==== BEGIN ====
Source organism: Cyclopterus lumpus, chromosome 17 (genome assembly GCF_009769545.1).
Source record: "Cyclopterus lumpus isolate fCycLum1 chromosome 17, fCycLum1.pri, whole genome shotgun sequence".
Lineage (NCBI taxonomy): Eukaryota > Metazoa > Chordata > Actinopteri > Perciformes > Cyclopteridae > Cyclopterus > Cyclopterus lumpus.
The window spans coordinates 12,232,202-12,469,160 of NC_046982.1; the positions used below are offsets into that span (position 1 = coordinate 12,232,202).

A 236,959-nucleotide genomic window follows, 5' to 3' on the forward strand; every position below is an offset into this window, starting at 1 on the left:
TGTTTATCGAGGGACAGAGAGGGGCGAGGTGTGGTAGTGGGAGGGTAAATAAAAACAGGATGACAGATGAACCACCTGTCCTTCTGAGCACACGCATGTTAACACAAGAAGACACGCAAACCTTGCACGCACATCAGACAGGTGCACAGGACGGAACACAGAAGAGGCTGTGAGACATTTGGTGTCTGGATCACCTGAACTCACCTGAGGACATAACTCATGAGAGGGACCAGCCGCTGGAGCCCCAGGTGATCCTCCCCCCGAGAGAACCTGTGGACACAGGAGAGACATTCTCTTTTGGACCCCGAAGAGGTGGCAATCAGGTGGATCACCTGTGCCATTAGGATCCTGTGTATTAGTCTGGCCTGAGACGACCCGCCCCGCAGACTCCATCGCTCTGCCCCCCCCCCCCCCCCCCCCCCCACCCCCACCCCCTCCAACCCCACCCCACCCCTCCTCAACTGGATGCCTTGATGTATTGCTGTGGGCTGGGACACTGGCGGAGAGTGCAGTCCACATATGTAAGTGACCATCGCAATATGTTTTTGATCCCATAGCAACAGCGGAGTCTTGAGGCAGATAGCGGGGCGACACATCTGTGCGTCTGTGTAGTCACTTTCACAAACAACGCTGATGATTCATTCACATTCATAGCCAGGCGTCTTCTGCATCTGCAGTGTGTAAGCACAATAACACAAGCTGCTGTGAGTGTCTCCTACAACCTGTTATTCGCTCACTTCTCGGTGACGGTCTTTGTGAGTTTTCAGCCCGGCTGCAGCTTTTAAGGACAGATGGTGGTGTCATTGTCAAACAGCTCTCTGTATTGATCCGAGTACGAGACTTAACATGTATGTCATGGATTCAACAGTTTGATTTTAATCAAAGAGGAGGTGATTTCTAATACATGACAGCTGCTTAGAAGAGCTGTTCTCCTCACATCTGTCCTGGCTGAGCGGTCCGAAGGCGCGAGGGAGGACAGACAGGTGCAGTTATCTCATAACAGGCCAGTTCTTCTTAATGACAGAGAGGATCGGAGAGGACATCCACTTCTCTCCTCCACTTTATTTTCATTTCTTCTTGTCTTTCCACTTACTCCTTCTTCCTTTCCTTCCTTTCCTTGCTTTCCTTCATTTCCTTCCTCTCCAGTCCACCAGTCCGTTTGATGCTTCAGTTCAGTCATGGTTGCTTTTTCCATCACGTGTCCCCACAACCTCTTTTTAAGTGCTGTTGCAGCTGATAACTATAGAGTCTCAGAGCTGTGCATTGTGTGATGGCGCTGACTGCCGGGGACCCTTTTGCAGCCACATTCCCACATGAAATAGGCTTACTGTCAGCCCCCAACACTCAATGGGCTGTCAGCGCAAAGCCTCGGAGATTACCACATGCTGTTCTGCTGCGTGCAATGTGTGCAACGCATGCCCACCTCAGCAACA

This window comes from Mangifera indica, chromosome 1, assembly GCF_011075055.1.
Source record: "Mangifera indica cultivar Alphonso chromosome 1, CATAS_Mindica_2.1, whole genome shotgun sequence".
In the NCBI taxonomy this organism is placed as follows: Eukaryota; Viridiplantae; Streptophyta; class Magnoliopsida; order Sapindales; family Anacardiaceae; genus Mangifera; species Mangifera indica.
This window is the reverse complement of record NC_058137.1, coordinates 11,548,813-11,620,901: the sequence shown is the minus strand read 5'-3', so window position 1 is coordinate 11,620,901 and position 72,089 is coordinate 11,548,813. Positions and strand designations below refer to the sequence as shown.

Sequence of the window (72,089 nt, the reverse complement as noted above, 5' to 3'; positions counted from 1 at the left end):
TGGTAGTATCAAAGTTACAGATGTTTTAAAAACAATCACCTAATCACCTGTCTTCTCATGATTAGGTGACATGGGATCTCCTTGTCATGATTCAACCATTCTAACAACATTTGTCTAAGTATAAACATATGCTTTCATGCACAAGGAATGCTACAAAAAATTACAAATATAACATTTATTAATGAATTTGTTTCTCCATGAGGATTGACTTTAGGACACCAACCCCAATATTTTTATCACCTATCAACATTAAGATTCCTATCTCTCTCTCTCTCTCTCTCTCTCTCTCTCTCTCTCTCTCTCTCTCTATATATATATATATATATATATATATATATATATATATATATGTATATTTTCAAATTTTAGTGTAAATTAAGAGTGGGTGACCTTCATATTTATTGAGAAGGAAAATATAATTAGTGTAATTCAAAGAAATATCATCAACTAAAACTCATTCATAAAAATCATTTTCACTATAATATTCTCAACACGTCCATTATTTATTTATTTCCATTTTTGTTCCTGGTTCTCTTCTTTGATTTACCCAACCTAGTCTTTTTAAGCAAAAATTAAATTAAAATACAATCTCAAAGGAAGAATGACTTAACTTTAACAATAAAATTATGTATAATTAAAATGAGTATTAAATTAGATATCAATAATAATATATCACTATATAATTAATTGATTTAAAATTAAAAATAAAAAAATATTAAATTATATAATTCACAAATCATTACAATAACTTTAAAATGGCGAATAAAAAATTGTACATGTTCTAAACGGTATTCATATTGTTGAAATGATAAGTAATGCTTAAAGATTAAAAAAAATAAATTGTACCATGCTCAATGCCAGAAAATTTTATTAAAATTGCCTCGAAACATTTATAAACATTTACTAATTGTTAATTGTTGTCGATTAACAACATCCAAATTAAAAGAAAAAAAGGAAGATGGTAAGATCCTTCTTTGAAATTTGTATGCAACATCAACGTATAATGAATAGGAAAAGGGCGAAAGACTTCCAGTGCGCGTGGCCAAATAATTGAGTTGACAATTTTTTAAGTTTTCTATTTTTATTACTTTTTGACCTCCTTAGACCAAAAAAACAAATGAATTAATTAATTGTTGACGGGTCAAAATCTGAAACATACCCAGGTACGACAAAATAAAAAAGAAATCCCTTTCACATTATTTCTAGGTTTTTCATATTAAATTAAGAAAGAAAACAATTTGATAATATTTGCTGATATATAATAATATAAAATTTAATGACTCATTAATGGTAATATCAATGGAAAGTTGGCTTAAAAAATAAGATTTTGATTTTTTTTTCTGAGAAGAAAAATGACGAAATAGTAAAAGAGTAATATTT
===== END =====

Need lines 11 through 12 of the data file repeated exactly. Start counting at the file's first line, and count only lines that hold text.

Sequence of the window (72,089 nt, the reverse complement as noted above, 5' to 3'; positions counted from 1 at the left end):
TGGTAGTATCAAAGTTACAGATGTTTTAAAAACAATCACCTAATCACCTGTCTTCTCATGATTAGGTGACATGGGATCTCCTTGTCATGATTCAACCATTCTAACAACATTTGTCTAAGTATAAACATATGCTTTCATGCACAAGGAATGCTACAAAAAATTACAAATATAACATTTATTAATGAATTTGTTTCTCCATGAGGATTGACTTTAGGACACCAACCCCAATATTTTTATCACCTATCAACATTAAGATTCCTATCTCTCTCTCTCTCTCTCTCTCTCTCTCTCTCTCTCTCTCTCTCTCTATATATATATATATATATATATATATATATATATATATATATGTATATTTTCAAATTTTAGTGTAAATTAAGAGTGGGTGACCTTCATATTTATTGAGAAGGAAAATATAATTAGTGTAATTCAAAGAAATATCATCAACTAAAACTCATTCATAAAAATCATTTTCACTATAATATTCTCAACACGTCCATTATTTATTTATTTCCATTTTTGTTCCTGGTTCTCTTCTTTGATTTACCCAACCTAGTCTTTTTAAGCAAAAATTAAATTAAAATACAATCTCAAAGGAAGAATGACTTAACTTTAACAATAAAATTATGTATAATTAAAATGAGTATTAAATTAGATATCAATAATAATATATCACTATATAATTAATTGATTTAAAATTAAAAATAAAAAAATATTAAATTATATAATTCACAAATCATTACAATAACTTTAAAATGGCGAATAAAAAATTGTACATGTTCTAAACGGTATTCATATTGTTGAAATGATAAGTAATGCTTAAAGATTAAAAAAAATAAATTGTACCATGCTCAATGCCAGAAAATTTTATTAAAATTGCCTCGAAACATTTATAAACATTTACTAATTGTTAATTGTTGTCGATTAACAACATCCAAATTAAAAGAAAAAAAGGAAGATGGTAAGATCCTTCTTTGAAATTTGTATGCAACATCAACGTATAATGAATAGGAAAAGGGCGAAAGACTTCCAGTGCGCGTGGCCAAATAATTGAGTTGACAATTTTTTAAGTTTTCTATTTTTATTACTTTTTGACCTCCTTAGACCAAAAAAACAAATGAATTAATTAATTGTTGACGGGTCAAAATCTGAAACATACCCAGGTACGACAAAATAAAAAAGAAATCCCTTTCACATTATTTCTAGGTTTTTCATATTAAATTAAGAAAGAAAACAATTTGATAATATTTGCTGATATATAATAATATAAAATTTAATGACTCATTAATGGTAATATCAATGGAAAGTTGGCTTAAAAAATAAGATTTTGATTTTTTTTTCTGAGAAGAAAAATGACGAAATAGTAAAAGAGTAATATTT